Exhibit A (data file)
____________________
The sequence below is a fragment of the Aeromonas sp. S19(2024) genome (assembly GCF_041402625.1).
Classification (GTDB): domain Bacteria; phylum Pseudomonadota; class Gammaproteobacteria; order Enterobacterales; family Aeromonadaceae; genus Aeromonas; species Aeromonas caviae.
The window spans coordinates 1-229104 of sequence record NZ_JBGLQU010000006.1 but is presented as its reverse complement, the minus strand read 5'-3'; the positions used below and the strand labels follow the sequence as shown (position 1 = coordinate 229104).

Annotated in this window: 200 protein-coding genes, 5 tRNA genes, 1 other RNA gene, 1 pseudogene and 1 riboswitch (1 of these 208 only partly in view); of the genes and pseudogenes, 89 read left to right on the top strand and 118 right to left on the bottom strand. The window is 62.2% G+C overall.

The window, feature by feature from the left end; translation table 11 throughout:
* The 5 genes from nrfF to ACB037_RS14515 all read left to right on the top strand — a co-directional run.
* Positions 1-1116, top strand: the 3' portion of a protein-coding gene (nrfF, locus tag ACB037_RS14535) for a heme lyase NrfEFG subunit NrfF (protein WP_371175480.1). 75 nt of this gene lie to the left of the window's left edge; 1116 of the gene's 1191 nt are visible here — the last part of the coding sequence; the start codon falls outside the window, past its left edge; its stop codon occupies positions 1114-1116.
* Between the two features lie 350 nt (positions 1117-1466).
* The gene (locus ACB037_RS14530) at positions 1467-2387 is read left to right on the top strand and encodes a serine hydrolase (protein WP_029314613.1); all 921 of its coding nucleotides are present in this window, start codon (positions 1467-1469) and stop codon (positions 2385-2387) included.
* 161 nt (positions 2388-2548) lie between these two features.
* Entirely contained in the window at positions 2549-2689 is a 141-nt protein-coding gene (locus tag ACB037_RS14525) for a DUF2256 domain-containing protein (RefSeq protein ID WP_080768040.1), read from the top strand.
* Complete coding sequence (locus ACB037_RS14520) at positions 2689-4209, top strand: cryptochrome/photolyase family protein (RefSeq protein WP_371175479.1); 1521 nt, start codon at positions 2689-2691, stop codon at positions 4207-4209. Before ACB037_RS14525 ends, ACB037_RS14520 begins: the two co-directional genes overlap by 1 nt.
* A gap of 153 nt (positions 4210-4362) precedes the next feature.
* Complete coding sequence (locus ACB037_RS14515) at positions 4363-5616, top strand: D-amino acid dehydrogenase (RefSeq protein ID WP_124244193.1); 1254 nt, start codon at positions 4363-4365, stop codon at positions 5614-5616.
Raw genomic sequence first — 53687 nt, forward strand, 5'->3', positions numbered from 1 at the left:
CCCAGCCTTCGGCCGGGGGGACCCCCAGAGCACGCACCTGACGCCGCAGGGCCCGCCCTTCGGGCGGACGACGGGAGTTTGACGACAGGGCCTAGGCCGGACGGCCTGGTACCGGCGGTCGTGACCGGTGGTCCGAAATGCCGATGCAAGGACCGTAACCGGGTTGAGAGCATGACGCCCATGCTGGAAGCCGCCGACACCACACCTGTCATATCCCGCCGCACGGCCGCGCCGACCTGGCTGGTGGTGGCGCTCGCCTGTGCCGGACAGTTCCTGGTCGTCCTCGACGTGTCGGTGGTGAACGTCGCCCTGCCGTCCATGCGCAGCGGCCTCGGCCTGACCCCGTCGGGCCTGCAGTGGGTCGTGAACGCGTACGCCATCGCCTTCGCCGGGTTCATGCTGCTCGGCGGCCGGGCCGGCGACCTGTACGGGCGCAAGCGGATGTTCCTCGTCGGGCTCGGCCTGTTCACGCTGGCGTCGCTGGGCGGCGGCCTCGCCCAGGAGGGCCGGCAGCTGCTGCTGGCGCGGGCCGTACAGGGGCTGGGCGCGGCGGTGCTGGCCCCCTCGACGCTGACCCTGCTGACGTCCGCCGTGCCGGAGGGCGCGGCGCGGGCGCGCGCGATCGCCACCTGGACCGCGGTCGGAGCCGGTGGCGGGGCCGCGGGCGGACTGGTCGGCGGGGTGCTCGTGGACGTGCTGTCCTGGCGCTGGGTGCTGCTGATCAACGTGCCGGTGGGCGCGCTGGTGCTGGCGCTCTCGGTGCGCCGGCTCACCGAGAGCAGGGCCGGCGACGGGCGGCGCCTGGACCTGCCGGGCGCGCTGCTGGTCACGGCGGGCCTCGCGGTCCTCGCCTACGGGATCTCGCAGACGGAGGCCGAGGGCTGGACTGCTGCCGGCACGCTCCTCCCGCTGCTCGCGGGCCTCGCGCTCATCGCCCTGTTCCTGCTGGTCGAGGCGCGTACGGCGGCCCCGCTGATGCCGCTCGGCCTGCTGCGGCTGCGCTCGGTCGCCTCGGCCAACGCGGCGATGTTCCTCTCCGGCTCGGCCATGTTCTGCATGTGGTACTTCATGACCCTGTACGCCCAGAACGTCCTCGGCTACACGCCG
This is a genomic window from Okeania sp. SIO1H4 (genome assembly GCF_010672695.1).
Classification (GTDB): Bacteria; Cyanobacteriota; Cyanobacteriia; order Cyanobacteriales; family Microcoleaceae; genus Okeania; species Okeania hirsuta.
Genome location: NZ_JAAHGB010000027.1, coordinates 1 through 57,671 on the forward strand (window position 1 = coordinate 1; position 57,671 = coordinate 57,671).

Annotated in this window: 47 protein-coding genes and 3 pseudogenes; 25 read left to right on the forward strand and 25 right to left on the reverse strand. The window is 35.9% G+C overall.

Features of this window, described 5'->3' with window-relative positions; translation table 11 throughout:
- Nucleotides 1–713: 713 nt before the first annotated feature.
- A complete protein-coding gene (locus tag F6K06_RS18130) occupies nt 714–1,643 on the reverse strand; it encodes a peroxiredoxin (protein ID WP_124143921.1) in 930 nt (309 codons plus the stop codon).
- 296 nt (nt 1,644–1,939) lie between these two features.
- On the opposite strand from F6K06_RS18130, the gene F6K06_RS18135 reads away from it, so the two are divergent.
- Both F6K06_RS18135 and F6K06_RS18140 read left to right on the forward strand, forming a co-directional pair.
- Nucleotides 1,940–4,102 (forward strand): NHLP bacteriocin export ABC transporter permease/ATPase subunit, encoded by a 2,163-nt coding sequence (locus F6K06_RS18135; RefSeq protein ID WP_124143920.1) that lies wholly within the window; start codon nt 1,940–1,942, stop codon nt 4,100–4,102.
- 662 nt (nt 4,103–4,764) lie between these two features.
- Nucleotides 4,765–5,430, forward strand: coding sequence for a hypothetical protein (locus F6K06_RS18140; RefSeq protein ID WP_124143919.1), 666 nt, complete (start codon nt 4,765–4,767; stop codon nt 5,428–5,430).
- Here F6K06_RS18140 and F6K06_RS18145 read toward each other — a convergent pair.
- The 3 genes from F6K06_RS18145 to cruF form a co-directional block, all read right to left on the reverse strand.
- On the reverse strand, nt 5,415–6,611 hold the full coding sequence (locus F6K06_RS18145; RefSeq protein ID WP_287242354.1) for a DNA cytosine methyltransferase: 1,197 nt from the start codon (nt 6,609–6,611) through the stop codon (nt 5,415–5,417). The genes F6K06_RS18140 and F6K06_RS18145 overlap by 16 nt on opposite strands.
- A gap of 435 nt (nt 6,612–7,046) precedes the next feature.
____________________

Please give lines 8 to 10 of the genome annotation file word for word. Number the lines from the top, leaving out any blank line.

* Between the two features lie 350 nt (positions 1117-1466).
* The gene (locus ACB037_RS14530) at positions 1467-2387 is read left to right on the top strand and encodes a serine hydrolase (protein WP_029314613.1); all 921 of its coding nucleotides are present in this window, start codon (positions 1467-1469) and stop codon (positions 2385-2387) included.
* 161 nt (positions 2388-2548) lie between these two features.